Fleas are blood-sucking parasites living around homes and on our pets. If your cat has a flea infestation, it may be detrimental to your pet’s health if untreated. While there are countless treatments, you may wish to follow the steps of a holistic veterinarian and go for something more natural.
You may hear of using diatomaceous earth, fleas hate this, and it could be a great way to control fleas. Diatomaceous earth works when tiny insects such as fleas come into contact with the fine powder. There are minute abrasive particles that damage the slippery lipid layer of the fleas and thus cause them to dry out and die.
However, veterinarians advise against using diatomaceous earth for fleas on cats directly. Experts claim it isn’t an effective form of flea control. Because one of the main compounds is silica, it could lead to lung damage if inhaled along with harm to the gastrointestinal tract of cats that groom themselves continuously. (Read Is Anthurium Toxic To Cats)
However, there is more to it so we will look deeper. By no means is this expert advice, and if you wish to use this product on your pets, as a responsible pet parent, you need to seek the advice of a board-certified veterinary dermatologist.
By the end of our guide, you can see how to use the food-grade version of diatomaceous earth best to treat fleas on your pets.
Can I Put Diatomaceous Earth Directly On My Cat?
Food Grade (DE) Diatomaceous earth is a good alternative if your cat has fleas and you’re seeking an effective, natural, non-toxic way to get rid of them.
Diatomaceous earth is a silky-fine powder formed from the fossilized remains of diatoms, which are tiny aquatic creatures.
DE works by the sharp edges of the diatom fossils breaking through adult fleas’ strong exoskeletons, functioning as a desiccant or drying agent, effectively killing the fleas and their larvae.
DE is classified as a mechanical killer because of the way it works, making it safer for cats.
It is here; you may wonder if you can use DE on cats. But is diatomaceous earth safe for dogs? Luckily, if you use diatomaceous earth (De) properly and take extreme caution, the food-grade version is suitable for use on dogs also.
DE can tackle fleas, ticks, spiders, bedbugs, cockroaches, and other pests.
Use food-grade diatomaceous earth
Diatom skeletons are comprised of silica, a natural substance, and these skeletons fossilize in river, ocean, and lake sediment throughout time.
Diatomaceous earth is made from the resulting sedimentary deposits created because of this process.
Over 150 diatomaceous earth products are registered for use in homes, gardens, farms, and kennels; some can be administered directly to dogs and cats.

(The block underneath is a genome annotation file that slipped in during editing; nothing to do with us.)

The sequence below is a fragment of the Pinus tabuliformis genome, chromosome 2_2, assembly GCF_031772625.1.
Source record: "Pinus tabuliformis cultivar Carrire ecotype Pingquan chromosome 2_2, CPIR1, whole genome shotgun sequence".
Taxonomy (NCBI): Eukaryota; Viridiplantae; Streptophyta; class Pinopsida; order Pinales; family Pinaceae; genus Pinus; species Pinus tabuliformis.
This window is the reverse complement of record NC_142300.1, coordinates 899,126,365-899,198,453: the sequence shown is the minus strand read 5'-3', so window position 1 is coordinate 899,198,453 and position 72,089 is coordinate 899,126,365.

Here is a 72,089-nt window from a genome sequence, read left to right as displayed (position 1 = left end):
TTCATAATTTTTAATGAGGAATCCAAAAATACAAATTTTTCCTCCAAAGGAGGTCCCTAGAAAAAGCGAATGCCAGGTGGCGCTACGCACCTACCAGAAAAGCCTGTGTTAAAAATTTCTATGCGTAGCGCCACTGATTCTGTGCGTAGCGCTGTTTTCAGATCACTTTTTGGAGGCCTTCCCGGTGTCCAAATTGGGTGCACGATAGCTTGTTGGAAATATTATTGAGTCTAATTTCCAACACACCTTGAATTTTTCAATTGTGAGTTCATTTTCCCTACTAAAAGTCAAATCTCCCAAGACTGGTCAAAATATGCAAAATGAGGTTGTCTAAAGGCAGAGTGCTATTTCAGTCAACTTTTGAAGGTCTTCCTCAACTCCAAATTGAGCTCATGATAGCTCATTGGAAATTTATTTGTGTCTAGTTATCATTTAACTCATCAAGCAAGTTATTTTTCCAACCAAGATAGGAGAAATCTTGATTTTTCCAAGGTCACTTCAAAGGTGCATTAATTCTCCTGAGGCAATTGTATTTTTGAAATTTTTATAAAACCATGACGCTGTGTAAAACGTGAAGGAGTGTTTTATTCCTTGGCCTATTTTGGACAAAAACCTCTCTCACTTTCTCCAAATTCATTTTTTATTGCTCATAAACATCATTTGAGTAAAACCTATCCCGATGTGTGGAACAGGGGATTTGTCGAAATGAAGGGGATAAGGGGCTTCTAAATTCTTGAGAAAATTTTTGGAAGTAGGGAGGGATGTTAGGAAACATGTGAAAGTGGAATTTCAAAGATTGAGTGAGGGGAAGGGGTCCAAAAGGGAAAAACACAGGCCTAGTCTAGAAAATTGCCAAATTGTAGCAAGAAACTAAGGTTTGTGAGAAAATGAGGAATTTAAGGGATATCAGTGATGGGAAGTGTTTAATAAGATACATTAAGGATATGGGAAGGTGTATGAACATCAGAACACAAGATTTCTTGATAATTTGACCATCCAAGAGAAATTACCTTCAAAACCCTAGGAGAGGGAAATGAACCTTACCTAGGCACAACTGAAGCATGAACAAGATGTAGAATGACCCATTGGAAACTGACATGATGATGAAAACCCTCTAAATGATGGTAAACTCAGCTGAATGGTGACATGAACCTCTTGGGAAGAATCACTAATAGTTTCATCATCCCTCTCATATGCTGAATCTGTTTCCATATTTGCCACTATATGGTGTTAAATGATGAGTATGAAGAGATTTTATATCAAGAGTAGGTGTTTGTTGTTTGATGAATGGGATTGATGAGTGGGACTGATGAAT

For direct application, however, only food-grade diatomaceous earth is
Industrial-grade diatomaceous earth has been treated to extremely high temperatures, converting its silicon dioxide to crystalline silica, which is hazardous to all creatures, including humans.
How to use diatomaceous earth
1. On animals
Food-grade diatomaceous earth is non-toxic to humans and animals and can be administered directly to them, however caution should be exercised in some animals.
Because it’s a desiccant, it could be problematic for people who have asthma or respiratory difficulties.
Diatomaceous earth should not be applied to animals with dry or inflamed skin.
Food-grade diatomaceous earth can be rubbed into the animal’s coat if he doesn’t have respiratory or skin problems, but it must be kept away from his eyes and snout.
After one day, give him a bath with a natural, gentle shampoo to get rid of the dead fleas and prevent dry skin. (Read Are Peace Lilies Toxic To Cats)
2. Around the home
DE is best used where the animal sleeps or comes in and out of the house.
Vacuum before using on carpets, bare floors, furniture, etc., and empty the vacuum outside.
Apply using a shaker to floor surfaces, bedding, and furniture. Leave diatomaceous earth on floors, carpets, and furniture for two weeks before vacuuming.
Use a flea comb and soapy water to remove and drown fleas on your animal. In addition, Diatomaceous earth kills fleas and ticks when pets touch the floor or bedding.
3. Around the Yard
Diatomaceous earth is safe for your yard, yet you’ll need more for it to be effective. In addition, it won’t work when wet.